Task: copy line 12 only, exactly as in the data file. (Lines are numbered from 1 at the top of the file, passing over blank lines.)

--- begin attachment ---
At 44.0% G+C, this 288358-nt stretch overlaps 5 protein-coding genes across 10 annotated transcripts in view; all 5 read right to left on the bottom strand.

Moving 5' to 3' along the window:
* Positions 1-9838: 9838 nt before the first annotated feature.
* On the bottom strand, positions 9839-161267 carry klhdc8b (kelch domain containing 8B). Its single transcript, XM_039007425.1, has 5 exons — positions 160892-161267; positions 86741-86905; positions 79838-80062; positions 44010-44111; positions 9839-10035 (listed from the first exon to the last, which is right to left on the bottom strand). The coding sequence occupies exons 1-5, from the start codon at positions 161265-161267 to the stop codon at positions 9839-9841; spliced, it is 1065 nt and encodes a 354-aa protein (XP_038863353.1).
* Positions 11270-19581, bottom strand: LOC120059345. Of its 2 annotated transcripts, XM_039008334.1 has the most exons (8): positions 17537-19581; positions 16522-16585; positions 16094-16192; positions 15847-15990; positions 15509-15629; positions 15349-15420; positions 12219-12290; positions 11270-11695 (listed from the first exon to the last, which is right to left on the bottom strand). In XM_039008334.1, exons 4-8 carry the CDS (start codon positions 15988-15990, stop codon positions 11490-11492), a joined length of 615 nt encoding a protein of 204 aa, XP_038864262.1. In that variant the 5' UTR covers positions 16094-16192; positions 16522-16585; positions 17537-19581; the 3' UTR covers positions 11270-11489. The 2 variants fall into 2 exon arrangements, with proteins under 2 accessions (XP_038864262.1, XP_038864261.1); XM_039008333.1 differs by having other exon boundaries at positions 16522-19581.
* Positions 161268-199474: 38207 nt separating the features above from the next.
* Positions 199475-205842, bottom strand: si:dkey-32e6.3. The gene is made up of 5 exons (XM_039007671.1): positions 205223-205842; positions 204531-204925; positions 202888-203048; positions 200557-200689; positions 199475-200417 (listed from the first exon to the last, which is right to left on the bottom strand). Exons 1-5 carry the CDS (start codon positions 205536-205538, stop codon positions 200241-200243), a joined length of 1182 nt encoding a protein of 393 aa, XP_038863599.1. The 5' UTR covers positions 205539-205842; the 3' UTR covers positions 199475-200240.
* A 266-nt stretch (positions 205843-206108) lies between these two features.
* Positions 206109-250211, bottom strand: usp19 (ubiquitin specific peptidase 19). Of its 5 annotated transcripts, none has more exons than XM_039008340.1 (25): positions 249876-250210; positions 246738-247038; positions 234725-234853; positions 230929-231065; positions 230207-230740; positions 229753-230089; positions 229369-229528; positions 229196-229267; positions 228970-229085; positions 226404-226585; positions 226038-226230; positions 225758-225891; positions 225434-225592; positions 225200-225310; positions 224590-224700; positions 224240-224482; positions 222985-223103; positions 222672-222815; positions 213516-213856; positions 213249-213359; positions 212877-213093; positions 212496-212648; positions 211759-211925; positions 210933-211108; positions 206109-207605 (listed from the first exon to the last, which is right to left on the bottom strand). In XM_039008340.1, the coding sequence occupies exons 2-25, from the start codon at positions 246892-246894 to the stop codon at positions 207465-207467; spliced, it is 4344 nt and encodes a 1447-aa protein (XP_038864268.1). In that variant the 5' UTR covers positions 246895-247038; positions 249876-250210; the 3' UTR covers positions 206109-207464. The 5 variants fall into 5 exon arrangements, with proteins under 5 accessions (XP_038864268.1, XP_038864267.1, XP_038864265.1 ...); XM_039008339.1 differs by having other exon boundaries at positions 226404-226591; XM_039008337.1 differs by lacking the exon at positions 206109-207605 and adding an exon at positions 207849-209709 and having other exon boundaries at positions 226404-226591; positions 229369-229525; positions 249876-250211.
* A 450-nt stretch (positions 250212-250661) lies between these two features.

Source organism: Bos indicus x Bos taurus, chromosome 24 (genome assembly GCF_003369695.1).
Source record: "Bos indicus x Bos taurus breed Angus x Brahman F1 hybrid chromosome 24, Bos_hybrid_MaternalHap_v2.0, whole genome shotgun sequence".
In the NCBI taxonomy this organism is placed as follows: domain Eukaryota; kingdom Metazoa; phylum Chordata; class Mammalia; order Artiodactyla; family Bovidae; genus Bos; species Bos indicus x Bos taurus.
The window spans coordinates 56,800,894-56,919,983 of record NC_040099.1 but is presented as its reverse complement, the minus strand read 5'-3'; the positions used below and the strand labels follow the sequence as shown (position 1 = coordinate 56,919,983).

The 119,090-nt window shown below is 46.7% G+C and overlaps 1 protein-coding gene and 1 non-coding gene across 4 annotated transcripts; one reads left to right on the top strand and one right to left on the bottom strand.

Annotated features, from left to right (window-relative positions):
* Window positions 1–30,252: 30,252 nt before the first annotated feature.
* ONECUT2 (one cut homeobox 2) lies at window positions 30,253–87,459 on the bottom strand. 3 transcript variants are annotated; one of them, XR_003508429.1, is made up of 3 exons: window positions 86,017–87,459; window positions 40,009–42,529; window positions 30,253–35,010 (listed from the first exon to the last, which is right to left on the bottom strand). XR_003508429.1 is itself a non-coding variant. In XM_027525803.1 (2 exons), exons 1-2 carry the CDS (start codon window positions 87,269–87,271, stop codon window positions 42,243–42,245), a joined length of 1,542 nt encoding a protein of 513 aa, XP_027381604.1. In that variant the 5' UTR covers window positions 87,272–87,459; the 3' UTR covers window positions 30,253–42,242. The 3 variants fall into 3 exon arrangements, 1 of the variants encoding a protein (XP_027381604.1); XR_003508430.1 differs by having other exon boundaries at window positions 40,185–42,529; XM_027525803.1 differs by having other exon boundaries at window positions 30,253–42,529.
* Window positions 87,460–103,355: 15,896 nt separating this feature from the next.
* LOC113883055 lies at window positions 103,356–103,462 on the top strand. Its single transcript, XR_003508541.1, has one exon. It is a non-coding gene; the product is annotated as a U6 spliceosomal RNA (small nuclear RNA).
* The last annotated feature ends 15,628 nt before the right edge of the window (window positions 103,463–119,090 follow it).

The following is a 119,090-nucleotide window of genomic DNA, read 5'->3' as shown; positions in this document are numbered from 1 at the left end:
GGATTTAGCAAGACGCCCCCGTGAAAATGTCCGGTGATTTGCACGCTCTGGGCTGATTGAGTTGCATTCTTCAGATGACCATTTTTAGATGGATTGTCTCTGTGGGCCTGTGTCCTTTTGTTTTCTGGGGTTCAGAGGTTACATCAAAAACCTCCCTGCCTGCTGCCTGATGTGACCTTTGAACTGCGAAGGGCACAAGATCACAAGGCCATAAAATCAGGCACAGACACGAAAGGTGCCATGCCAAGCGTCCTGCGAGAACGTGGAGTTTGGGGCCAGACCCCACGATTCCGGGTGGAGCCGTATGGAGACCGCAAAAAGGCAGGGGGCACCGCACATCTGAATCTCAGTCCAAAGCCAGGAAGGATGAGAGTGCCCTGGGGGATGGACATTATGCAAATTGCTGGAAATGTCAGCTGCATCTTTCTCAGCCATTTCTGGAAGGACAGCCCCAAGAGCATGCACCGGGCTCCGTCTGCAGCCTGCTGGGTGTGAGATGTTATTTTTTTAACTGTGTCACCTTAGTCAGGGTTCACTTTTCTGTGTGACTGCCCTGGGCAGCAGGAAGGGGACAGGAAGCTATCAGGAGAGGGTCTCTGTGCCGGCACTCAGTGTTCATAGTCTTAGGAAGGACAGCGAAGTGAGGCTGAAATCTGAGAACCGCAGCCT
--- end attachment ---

Source record: "Bos indicus x Bos taurus breed Angus x Brahman F1 hybrid chromosome 24, Bos_hybrid_MaternalHap_v2.0, whole genome shotgun sequence".